Embedded in the new story line were two important markers for the novel, one firmly establishing the Nguni forerunners of South Africa's tribes in the Transvaal, the second foreshadowing the golden treasure of the "Ridge of the White Waters," the Witwatersrand.
In 2003, author Stephen J. May contacted me for his new biography, Michener: A Writer's Journey (University of Oklahoma Press, 2005,) asking about my work on The Covenant. A part of my response to May dealt with overcoming problems like the one encountered with "Old Collector" that no degree or editing or re-writing could fix:
As the roadblocks mounted and our revision slowed to a crawl, there came a morning when I was left alone with one of these unusable sections. I knew what I had to do but remember sitting there and worrying about Michener's reaction: Would he consider it grossly improper and impertinent were I to write original material for him? I wasn't thinking of one or two re-cast paragraphs but sections of narrative and dialogue running to several pages.
I put aside the questions that dogged me and drafted the new pages. When Jim returned, I gave my work to him. He went into his study and after a while began to type...
And this is how we continued to deal with material I wrote, Michener taking the items with little comment and typing them up for insertion into his manuscript. Some drafts didn't come back to me, but many were returned, as I needed them for working on later sections of the relevant chapters.
Here, I have chosen a small sampling of my contributions to James Michener's manuscript. Working notes are from four chapters:
(VII) The Voortrekkers
(X) The Venloo Commando
(XII) The Achievement of A Puritan
Each example shows 1) Michener first draft 2) Uys first draft 3) Final Version in The Covenant.
Mfecane, a Zulu word meaning 'The Crushing,' depicts the rise of chief Shaka and the expansion of the Zulu kingdom in the early 19th century.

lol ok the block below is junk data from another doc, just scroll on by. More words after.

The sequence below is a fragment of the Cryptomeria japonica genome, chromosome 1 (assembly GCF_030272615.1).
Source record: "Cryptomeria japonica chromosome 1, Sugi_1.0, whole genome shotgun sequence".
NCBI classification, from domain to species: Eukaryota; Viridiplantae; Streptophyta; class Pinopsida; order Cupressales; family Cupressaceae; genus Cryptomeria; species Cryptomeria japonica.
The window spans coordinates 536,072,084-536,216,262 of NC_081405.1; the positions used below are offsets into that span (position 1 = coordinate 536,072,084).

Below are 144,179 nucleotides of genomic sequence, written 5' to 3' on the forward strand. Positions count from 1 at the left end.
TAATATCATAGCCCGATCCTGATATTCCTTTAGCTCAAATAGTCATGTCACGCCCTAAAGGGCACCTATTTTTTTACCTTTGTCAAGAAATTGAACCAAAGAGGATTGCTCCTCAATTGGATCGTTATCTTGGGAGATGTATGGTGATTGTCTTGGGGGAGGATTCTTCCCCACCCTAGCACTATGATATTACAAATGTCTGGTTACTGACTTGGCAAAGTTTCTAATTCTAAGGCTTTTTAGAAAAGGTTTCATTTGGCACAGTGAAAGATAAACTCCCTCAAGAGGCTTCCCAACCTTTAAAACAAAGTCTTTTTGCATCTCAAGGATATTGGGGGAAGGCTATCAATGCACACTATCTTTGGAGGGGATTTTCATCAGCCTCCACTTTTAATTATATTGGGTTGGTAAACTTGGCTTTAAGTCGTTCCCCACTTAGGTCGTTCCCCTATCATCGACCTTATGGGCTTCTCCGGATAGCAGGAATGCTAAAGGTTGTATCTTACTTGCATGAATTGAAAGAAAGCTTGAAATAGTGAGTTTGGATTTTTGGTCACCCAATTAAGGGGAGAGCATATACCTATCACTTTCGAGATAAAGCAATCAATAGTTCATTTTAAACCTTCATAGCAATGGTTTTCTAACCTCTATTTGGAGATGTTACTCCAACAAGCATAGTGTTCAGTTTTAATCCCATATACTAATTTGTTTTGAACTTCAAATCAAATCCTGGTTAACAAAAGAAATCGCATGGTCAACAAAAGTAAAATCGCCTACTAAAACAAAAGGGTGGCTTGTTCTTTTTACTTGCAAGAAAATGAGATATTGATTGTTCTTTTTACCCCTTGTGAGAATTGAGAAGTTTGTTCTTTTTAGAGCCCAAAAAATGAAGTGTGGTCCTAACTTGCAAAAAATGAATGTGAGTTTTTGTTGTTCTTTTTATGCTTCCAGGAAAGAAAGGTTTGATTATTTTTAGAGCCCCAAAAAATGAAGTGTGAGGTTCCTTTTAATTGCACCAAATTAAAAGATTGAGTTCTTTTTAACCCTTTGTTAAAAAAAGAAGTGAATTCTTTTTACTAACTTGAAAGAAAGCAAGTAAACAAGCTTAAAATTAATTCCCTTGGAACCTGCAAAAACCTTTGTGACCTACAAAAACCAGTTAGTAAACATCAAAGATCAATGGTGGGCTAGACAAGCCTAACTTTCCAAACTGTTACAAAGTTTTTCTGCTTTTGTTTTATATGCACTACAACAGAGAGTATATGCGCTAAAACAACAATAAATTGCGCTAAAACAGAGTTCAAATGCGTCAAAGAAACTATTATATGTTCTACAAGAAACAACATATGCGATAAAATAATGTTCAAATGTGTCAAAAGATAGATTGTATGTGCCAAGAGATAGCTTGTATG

The problem I found with Michener's original draft concerned the image of a brutal Zulu society and the outright cruelty of its ruler:
The whistling anecdote is confusing... it relates precisely to the sort of action imputed to Shaka in later years. There is very little evidence of such cruelty prior to this.
On the contrary, Ritter stresses: "When the time came for the passing of Shaka's father in 1816 it marked the end and beginning of two distinct periods in East Nguni history." Certainly malefactors were slain, but the transgression would have to be far more serious than this. "Whistling" etc. links with Year of Mourning slayings after Nandi's death. And, so, too, the mutilation. (Ritter = E.A. Ritter, Shaka Zulu)
Addressing the chief of the Sixolobo clan as... "Elephant-who-causes-the-earth-to-remble": Respect for authority, from childhood up was, and is, at the center of Zulu society, and they may well have addressed him as such but again, strongly suggests Shaka/ Dingane era.
The whole impression given here pitches us into that period. Ritter: "The art of war, prior to the wonderful efficiency later attained by the military genius of Shaka, had remained throughout in its most unsophisticated form. For on rare occasions disputes did arise between clan and clan, and peaceful efforts providing no remedy, recourse must be had to arms."
Oxford History of South Africa: "From the beginning of his reign Shaka had been a more capricious ruler than the traditional Nguni chief often ignoring the advice of his councilors and ordering the killing of subjects who displeased him for any reason."
Oxford, (p122, Vol.1) depicts a far less "barbaric" society. In fact, looking at the southern Nguni "a society in which disputes were settled in court, trade regulated, and the power of the chief himself bridled . But the records show that there was a lively belief in witchcraft and sorcery; those accused were often tortured to obtain a confession, for the life of the victim was held to depend on such confession, and those convicted were killed.
These pages ignited one of the "violent arguments" Jim recalled in his notes about the manuscript, for he was adamant about a dramatic scene-setting opening for the Mfecane chapter. I saw a solution in making the story turn on witchcraft with a diviner smelling out the evil brought by Nxumalo's father. The divination provided an important foreshadowing of a scene in the chapter on The Voortrekkers, when the Voortrekker leader Piet Retief and his party meet their deaths at the hands of Dingane.